A vitamin B12 deficiency may take years to become apparent. Symptoms tend to appear when the body’s stores of vitamin B12 begin to run out. What’s the sign in your nails to look out for?
Vitamin B12 is obtained from food, such as meat, salmon, cod, cheese and eggs.
Carnivores (people who eat meat and fish) can usually get all the vitamin B12 their body needs from their diet.
However, when the small intestines fail to absorb nutrients from food into the bloodstream, a deficiency can occur.
Just a side note, vegetarians may also suffer from a vitamin B12 deficiency if they don’t consume foods fortified with vitamin B12.
According to The Journal of Family Practice, researchers found that a vitamin B12 deficiency can manifest itself in a person’s fingernails.
Specifically, entirely blue nails can indicated a vitamin B12 deficiency, as can those with a bluish-black pigment with wavy longitudinal dark streaks.
The researchers also noted how these nail changes were reversible as they resolved with B12 supplementation.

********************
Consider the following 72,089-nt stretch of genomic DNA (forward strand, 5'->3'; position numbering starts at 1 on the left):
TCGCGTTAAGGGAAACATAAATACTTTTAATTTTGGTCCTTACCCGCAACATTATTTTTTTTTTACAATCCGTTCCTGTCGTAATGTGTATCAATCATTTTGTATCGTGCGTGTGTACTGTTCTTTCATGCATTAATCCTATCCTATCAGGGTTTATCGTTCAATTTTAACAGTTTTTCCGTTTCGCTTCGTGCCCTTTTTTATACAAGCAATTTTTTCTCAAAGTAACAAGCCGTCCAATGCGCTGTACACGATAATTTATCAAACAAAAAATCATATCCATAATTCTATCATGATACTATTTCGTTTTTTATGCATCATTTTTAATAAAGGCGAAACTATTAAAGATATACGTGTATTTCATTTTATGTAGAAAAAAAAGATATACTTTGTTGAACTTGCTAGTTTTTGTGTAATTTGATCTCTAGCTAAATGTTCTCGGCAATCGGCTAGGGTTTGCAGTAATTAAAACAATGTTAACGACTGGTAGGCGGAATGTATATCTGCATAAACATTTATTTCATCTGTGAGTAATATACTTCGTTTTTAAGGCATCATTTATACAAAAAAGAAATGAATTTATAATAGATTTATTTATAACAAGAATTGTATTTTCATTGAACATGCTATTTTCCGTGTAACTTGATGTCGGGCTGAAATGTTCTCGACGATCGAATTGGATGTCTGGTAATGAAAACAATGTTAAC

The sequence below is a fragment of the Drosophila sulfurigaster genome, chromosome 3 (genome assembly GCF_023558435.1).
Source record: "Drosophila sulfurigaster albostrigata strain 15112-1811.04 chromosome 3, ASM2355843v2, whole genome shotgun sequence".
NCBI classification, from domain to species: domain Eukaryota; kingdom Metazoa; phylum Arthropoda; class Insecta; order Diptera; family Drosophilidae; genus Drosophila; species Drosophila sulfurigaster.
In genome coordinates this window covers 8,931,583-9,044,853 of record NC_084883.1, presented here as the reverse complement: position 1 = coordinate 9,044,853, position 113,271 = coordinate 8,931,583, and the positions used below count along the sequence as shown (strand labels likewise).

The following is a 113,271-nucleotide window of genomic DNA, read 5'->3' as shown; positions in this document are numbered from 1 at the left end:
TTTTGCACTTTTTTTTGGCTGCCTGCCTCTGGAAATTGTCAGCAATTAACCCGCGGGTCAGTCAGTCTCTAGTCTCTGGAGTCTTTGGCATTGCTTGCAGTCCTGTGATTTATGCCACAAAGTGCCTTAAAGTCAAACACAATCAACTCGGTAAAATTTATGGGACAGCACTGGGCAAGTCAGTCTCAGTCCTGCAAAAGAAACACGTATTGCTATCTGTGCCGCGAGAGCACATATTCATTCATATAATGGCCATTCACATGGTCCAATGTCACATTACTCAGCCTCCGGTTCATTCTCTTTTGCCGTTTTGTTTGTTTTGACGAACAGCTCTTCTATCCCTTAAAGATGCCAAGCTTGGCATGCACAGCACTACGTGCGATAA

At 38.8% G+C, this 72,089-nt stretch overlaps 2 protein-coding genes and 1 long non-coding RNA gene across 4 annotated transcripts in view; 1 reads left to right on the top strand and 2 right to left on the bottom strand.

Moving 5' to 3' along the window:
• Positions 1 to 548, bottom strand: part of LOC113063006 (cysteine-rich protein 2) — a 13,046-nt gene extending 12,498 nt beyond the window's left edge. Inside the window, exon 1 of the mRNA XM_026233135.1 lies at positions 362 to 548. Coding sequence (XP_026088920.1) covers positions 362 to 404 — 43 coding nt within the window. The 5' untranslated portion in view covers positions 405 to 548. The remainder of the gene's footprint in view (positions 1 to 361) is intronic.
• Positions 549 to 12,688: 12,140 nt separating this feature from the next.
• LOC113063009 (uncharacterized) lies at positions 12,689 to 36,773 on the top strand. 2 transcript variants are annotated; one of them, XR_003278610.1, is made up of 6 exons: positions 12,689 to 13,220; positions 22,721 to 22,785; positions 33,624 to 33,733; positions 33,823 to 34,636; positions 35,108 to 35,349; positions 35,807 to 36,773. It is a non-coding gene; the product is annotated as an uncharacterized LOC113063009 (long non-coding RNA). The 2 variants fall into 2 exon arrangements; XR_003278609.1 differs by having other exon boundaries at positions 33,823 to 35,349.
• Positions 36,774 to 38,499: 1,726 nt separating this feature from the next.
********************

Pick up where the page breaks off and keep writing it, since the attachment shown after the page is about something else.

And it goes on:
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The small intestines may have trouble absorbing macronutrients (protein, carbohydrates, and fat), as well as micronutrients (vitamins and minerals).
Factors that may contribute to malabsorption include damage to the intestines. This can be from an infection, inflammation, trauma or surgery.
Prolonged use of antibiotics has been linked to malabsorption syndrome, as well as health conditions, such as celiac disease, Crohn’s disease, chronic pancreatitis or cystic fibrosis.
Diseases of the gallbladder, liver or pancreas can lead to malabsorption, as well as lactose intolerance.
Moreover, radiation therapy may have injured the lining of the intestines and certain drugs, such as tetracycline, colchicine, or cholestyramine, may do the same thing.
A rare cause of malabsorption is Whipple’s disease – a bacterial infection that affects the digestive system.
The NHS states that a vitamin B12 deficiency can lead to neurological problems, which affect the nervous system.
Complications of the deficiency may reveal itself in vision issues, memory loss, pins and needles, as well as loss of physical co-ordination.
The NHS lists symptoms of a vitamin B12 deficiency, which include a pale, yellow tinge to your skin and mouth ulcers.
Other symptoms include a sore and red tongue (glossitis), pins and needles, and disturbed vision.
Some people may experience irritability and depression, and a change in the way they think, feel and behave.
Moreover, it’s not unheard of for people with a vitamin B12 deficiency to have changes in the way they walk and move around.